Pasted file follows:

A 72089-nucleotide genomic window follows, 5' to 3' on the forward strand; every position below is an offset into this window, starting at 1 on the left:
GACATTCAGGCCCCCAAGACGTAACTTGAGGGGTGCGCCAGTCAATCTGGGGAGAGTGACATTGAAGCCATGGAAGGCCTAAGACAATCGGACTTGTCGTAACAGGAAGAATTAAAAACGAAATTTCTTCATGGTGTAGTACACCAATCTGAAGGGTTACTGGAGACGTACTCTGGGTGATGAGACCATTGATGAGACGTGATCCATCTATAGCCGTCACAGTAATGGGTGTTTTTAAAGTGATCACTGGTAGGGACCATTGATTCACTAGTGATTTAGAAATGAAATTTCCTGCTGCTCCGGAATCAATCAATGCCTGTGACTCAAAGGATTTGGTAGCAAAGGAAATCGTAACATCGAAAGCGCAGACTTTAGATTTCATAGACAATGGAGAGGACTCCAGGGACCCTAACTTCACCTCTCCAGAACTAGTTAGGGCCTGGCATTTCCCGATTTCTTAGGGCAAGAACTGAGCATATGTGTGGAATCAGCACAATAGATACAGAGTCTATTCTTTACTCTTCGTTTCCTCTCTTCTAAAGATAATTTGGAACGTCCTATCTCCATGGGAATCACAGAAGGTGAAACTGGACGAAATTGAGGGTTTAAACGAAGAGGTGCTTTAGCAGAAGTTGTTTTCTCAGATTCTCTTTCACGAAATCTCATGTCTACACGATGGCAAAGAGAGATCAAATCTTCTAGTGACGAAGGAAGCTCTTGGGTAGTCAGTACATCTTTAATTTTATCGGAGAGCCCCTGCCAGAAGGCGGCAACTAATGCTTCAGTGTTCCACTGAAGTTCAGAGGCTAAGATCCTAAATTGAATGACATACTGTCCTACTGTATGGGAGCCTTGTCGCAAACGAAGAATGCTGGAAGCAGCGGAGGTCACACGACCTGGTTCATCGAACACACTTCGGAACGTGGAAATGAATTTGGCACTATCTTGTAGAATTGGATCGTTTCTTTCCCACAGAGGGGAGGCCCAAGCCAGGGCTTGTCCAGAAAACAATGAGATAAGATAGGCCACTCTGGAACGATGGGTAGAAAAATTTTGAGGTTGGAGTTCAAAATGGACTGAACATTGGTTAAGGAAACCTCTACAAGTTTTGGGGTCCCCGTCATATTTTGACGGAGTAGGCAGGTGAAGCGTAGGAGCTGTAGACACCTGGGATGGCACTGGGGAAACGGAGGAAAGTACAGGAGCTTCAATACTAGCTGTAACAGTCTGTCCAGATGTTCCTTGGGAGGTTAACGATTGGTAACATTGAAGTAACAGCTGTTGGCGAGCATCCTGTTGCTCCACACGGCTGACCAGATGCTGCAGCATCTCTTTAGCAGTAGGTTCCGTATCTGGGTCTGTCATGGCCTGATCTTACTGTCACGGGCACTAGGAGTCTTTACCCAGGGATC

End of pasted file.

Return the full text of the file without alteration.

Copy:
A 72089-nucleotide genomic window follows, 5' to 3' on the forward strand; every position below is an offset into this window, starting at 1 on the left:
GACATTCAGGCCCCCAAGACGTAACTTGAGGGGTGCGCCAGTCAATCTGGGGAGAGTGACATTGAAGCCATGGAAGGCCTAAGACAATCGGACTTGTCGTAACAGGAAGAATTAAAAACGAAATTTCTTCATGGTGTAGTACACCAATCTGAAGGGTTACTGGAGACGTACTCTGGGTGATGAGACCATTGATGAGACGTGATCCATCTATAGCCGTCACAGTAATGGGTGTTTTTAAAGTGATCACTGGTAGGGACCATTGATTCACTAGTGATTTAGAAATGAAATTTCCTGCTGCTCCGGAATCAATCAATGCCTGTGACTCAAAGGATTTGGTAGCAAAGGAAATCGTAACATCGAAAGCGCAGACTTTAGATTTCATAGACAATGGAGAGGACTCCAGGGACCCTAACTTCACCTCTCCAGAACTAGTTAGGGCCTGGCATTTCCCGATTTCTTAGGGCAAGAACTGAGCATATGTGTGGAATCAGCACAATAGATACAGAGTCTATTCTTTACTCTTCGTTTCCTCTCTTCTAAAGATAATTTGGAACGTCCTATCTCCATGGGAATCACAGAAGGTGAAACTGGACGAAATTGAGGGTTTAAACGAAGAGGTGCTTTAGCAGAAGTTGTTTTCTCAGATTCTCTTTCACGAAATCTCATGTCTACACGATGGCAAAGAGAGATCAAATCTTCTAGTGACGAAGGAAGCTCTTGGGTAGTCAGTACATCTTTAATTTTATCGGAGAGCCCCTGCCAGAAGGCGGCAACTAATGCTTCAGTGTTCCACTGAAGTTCAGAGGCTAAGATCCTAAATTGAATGACATACTGTCCTACTGTATGGGAGCCTTGTCGCAAACGAAGAATGCTGGAAGCAGCGGAGGTCACACGACCTGGTTCATCGAACACACTTCGGAACGTGGAAATGAATTTGGCACTATCTTGTAGAATTGGATCGTTTCTTTCCCACAGAGGGGAGGCCCAAGCCAGGGCTTGTCCAGAAAACAATGAGATAAGATAGGCCACTCTGGAACGATGGGTAGAAAAATTTTGAGGTTGGAGTTCAAAATGGACTGAACATTGGTTAAGGAAACCTCTACAAGTTTTGGGGTCCCCGTCATATTTTGACGGAGTAGGCAGGTGAAGCGTAGGAGCTGTAGACACCTGGGATGGCACTGGGGAAACGGAGGAAAGTACAGGAGCTTCAATACTAGCTGTAACAGTCTGTCCAGATGTTCCTTGGGAGGTTAACGATTGGTAACATTGAAGTAACAGCTGTTGGCGAGCATCCTGTTGCTCCACACGGCTGACCAGATGCTGCAGCATCTCTTTAGCAGTAGGTTCCGTATCTGGGTCTGTCATGGCCTGATCTTACTGTCACGGGCACTAGGAGTCTTTACCCAGGGATC